Senior citizens deserve respect, good care, and kind treatment. Unfortunately, they often find themselves at nursing homes that offer none of these things. Has your mother recently moved into a facility after developing dementia and developed bed sores? Has an aunt or older friend complained about difficult conditions? How can you clarify the problem, provide sensible support, and seek justice? Our Chicago nursing home abuse & neglect attorneys can help you. We have successfully represented clients abused and neglected at numerous skilled nursing facilities across Illinois.
Our Chicago Nursing Home Abuse Lawyers Hold Facilities Accountable For Neglect and Injury
When the rights of a patient are compromised or when a facility provides inferior care and a patient is injured, it’s time to hire an attorney experienced in nursing home abuse and neglect. Illinois residents may pursue a case for civil damages to recover financial compensation for personal injury or death. Illinois recognizes the following types of damages in nursing home cases: past and future medical expenses; disfigurement; disability; pain and suffering; and wrongful death.
By holding nursing homes accountable for their conduct, our law firm hopes to improve the care that all patients receive and recover the maximum compensation for our clients. Nursing home operators must stop abusive and negligent care. It will not be tolerated. Our nursing home abuse attorneys have experience prosecuting complex cases against nursing facilities across the state.
We will explain the typical injuries and their signs and symptoms. We’ll discuss what you can do to advocate for nursing home victims and report wrongdoing. You can be in control of your next steps.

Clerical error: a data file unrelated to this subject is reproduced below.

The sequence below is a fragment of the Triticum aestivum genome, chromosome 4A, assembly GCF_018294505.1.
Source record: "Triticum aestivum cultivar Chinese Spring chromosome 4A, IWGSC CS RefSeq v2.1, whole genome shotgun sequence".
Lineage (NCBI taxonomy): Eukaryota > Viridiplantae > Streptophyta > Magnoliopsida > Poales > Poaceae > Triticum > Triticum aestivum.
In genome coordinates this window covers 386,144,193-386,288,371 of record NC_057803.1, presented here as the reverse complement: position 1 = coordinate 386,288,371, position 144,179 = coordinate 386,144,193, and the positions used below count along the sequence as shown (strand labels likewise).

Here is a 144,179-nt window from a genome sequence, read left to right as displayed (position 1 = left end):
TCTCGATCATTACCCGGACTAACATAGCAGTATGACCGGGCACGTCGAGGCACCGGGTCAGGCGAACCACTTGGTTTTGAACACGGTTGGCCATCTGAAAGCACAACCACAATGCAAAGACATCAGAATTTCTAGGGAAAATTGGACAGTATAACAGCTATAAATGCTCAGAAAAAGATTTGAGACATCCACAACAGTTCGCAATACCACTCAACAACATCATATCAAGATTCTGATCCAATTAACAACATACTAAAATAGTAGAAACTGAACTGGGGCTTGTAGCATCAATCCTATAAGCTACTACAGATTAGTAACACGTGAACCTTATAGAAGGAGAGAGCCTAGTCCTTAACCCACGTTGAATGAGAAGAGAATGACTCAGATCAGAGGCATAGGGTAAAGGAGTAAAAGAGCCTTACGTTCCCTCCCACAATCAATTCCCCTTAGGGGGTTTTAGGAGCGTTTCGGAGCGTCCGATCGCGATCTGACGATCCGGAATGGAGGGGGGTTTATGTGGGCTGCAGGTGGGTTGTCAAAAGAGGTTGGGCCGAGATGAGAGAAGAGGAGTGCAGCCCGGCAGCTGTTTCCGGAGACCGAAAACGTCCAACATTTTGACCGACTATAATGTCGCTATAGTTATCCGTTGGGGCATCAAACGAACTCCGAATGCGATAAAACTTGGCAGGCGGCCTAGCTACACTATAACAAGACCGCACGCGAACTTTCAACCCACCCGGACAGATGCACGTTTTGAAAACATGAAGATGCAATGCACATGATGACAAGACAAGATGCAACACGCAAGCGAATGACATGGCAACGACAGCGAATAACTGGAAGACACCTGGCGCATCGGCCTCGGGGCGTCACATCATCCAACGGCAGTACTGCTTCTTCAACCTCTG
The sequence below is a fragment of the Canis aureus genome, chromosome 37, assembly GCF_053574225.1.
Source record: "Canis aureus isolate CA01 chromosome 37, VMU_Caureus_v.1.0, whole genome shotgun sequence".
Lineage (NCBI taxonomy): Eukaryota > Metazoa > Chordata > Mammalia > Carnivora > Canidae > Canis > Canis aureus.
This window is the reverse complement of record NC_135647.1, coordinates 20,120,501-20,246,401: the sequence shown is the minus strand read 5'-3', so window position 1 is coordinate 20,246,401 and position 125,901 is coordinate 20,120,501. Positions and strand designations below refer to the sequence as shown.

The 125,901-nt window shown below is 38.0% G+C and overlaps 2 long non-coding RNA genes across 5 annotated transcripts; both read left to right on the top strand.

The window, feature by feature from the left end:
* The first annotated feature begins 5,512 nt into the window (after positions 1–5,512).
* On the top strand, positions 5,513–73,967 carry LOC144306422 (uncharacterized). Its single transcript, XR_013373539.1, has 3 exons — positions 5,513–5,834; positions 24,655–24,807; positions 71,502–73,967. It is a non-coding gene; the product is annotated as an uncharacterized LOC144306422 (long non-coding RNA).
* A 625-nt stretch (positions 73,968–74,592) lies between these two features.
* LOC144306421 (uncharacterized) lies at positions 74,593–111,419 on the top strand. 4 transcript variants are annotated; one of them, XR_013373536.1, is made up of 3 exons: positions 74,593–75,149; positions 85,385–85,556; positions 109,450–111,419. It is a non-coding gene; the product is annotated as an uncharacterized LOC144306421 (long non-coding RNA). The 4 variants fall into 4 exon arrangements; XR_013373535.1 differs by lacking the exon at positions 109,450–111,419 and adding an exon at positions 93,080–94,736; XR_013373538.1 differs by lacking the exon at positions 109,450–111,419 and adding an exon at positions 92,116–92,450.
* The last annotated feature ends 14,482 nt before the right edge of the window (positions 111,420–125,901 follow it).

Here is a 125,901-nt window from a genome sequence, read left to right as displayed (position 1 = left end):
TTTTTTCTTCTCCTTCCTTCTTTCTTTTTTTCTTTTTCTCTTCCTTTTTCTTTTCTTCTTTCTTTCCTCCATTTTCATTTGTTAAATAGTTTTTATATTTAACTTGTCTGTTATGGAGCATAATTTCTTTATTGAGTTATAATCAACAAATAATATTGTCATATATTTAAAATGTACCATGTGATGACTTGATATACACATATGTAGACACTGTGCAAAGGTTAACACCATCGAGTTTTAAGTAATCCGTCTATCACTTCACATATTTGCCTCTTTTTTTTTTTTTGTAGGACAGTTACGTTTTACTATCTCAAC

What are the Signs of Nursing Home Abuse & Neglect?
Red flags include: the development of pressure sores, particularly on the buttock and heels; sudden behavioral changes or moody, angry, withdrawn, or upset behavior; clothing that is dirty or bloody; joints that are stiff or stuck in one position; bruising, cuts, fractures or burns; sexually transmitted diseases; sudden weight loss; of the appearance of being overly medicated or fatigued.
Pay attention to how staff acts around you and your family member when you visit. Do they refuse you on some visits or seem annoyed by your presence? Does your loved one act differently when they’re present?
What Should I do if I Suspect Mistreatment?
Assess the situation yourself. If it seems minor, make your concerns known to staff at the facility, or contact a nursing home ombudsman.
If there are signs of physical abuse, contact the authorities immediately. Visit the Illinois Department of Health website, or call the Nursing Home Hotline by dialing 800-252-4343. Contact an experienced nursing home lawyer as well to consider your options.
What Laws Protect Illinois Nursing Home Patients?
Both the Federal Nursing Home Care Reform Act of 1987 and the Illinois Nursing Home Care Act protect nursing home patients. These statutes set forth standards to ensure that nursing home residents receive the “highest practicable” mental, physical, and psychosocial wellbeing. This regulatory framework enforces quality care, establishes a resident Bill of Rights, and makes provisions for certain services for residents. To receive Medicaid or Medicare payments, each facility must comply with the requirements of the Nursing Home Care Reform Act.
How Long Do I Have to File an Illinois Nursing Home Negligence Lawsuit?